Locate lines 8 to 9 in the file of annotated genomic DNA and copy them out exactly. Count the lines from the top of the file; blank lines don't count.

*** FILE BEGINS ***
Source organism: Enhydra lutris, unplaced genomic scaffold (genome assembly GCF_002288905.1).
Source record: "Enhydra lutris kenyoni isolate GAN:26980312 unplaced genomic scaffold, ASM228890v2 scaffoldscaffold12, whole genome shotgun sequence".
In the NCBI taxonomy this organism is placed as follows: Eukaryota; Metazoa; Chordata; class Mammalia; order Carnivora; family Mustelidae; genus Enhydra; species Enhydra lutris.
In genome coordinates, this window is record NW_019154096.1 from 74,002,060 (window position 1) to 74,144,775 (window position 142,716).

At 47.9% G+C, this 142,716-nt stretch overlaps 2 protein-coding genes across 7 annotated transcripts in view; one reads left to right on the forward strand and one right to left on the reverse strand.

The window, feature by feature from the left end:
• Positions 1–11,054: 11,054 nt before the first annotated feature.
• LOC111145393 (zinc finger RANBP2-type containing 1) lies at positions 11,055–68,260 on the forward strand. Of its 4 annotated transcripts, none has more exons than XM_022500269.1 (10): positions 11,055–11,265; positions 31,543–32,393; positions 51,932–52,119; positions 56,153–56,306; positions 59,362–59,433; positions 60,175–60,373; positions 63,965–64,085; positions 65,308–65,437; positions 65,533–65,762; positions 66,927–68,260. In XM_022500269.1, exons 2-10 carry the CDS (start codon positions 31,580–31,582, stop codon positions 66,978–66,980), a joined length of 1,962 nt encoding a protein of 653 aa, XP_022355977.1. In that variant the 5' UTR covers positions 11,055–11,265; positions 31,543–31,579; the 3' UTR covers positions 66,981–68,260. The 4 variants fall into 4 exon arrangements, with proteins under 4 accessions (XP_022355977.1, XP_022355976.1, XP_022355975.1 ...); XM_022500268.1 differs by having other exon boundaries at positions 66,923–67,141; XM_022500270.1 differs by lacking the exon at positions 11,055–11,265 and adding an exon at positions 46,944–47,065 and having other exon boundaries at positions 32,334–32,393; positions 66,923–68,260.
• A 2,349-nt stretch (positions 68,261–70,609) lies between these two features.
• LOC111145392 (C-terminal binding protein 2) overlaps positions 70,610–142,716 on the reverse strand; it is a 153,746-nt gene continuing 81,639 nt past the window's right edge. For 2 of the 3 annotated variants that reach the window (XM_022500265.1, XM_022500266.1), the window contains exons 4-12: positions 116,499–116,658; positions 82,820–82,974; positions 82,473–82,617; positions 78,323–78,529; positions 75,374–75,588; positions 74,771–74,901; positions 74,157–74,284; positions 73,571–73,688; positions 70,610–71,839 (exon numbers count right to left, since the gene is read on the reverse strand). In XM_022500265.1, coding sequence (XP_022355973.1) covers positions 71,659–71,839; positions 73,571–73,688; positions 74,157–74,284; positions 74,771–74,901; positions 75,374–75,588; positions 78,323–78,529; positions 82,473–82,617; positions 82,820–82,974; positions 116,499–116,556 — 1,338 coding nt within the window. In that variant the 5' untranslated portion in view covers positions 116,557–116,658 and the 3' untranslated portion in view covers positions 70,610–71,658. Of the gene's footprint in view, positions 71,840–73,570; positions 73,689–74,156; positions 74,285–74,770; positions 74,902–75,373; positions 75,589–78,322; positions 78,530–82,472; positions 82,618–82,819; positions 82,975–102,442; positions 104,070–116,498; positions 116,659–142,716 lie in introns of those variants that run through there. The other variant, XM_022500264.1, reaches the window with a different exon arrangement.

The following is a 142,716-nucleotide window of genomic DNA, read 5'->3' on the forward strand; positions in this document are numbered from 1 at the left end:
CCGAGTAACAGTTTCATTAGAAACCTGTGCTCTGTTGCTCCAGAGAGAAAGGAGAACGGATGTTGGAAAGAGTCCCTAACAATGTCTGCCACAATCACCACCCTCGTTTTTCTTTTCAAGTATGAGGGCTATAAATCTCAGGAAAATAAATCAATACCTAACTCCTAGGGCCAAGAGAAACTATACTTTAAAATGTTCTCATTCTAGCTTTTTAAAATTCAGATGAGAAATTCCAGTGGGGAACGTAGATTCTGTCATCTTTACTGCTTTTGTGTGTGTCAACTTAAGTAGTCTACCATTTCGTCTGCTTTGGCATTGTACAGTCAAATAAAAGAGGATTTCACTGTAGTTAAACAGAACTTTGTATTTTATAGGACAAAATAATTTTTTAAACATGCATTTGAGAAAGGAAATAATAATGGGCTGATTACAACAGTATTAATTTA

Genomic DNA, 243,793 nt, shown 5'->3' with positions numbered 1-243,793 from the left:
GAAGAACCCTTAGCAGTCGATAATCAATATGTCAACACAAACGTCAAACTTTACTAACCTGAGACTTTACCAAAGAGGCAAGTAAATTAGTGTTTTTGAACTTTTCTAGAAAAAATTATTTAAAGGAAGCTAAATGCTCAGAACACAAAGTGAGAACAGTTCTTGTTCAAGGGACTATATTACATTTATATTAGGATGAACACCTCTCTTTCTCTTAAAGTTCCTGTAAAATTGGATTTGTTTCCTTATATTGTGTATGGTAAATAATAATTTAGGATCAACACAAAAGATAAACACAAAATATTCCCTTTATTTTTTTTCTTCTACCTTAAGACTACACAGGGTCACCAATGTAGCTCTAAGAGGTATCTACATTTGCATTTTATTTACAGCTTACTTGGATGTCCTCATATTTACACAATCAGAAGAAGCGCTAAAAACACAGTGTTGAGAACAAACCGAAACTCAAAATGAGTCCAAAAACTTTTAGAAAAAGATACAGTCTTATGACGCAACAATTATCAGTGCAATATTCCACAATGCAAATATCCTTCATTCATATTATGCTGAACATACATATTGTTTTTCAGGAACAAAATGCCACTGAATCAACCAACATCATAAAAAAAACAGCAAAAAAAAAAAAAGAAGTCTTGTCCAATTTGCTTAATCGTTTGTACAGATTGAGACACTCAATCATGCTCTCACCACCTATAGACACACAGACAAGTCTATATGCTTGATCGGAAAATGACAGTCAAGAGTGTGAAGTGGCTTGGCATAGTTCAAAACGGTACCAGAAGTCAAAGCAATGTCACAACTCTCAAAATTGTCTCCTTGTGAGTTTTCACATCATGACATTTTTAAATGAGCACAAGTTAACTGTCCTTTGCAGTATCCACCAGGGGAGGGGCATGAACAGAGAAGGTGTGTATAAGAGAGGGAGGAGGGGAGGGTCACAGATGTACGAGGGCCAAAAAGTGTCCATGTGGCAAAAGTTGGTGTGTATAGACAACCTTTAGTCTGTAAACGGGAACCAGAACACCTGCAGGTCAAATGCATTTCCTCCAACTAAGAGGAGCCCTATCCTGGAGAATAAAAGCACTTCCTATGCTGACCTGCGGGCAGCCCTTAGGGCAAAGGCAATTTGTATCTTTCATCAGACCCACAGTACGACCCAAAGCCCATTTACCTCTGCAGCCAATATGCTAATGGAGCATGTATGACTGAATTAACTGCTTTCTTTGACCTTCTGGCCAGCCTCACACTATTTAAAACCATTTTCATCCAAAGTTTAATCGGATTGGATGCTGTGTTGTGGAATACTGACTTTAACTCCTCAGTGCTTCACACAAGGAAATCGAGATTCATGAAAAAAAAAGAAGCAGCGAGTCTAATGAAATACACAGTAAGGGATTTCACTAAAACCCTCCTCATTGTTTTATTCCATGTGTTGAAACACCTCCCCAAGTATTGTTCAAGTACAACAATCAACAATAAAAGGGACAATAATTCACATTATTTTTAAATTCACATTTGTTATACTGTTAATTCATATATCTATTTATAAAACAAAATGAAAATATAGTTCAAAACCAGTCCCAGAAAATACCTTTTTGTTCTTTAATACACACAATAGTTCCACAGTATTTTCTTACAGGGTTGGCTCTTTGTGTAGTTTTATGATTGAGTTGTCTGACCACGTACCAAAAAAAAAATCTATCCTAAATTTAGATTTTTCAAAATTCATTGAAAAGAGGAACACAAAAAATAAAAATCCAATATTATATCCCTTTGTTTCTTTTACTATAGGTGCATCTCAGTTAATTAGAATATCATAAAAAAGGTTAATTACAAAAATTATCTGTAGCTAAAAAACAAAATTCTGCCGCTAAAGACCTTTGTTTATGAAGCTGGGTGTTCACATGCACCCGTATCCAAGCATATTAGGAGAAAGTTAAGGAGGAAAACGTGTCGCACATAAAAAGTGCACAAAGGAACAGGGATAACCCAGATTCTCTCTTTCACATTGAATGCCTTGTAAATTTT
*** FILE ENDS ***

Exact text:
• LOC111145393 (zinc finger RANBP2-type containing 1) lies at positions 11,055–68,260 on the forward strand. Of its 4 annotated transcripts, none has more exons than XM_022500269.1 (10): positions 11,055–11,265; positions 31,543–32,393; positions 51,932–52,119; positions 56,153–56,306; positions 59,362–59,433; positions 60,175–60,373; positions 63,965–64,085; positions 65,308–65,437; positions 65,533–65,762; positions 66,927–68,260. In XM_022500269.1, exons 2-10 carry the CDS (start codon positions 31,580–31,582, stop codon positions 66,978–66,980), a joined length of 1,962 nt encoding a protein of 653 aa, XP_022355977.1. In that variant the 5' UTR covers positions 11,055–11,265; positions 31,543–31,579; the 3' UTR covers positions 66,981–68,260. The 4 variants fall into 4 exon arrangements, with proteins under 4 accessions (XP_022355977.1, XP_022355976.1, XP_022355975.1 ...); XM_022500268.1 differs by having other exon boundaries at positions 66,923–67,141; XM_022500270.1 differs by lacking the exon at positions 11,055–11,265 and adding an exon at positions 46,944–47,065 and having other exon boundaries at positions 32,334–32,393; positions 66,923–68,260.
• A 2,349-nt stretch (positions 68,261–70,609) lies between these two features.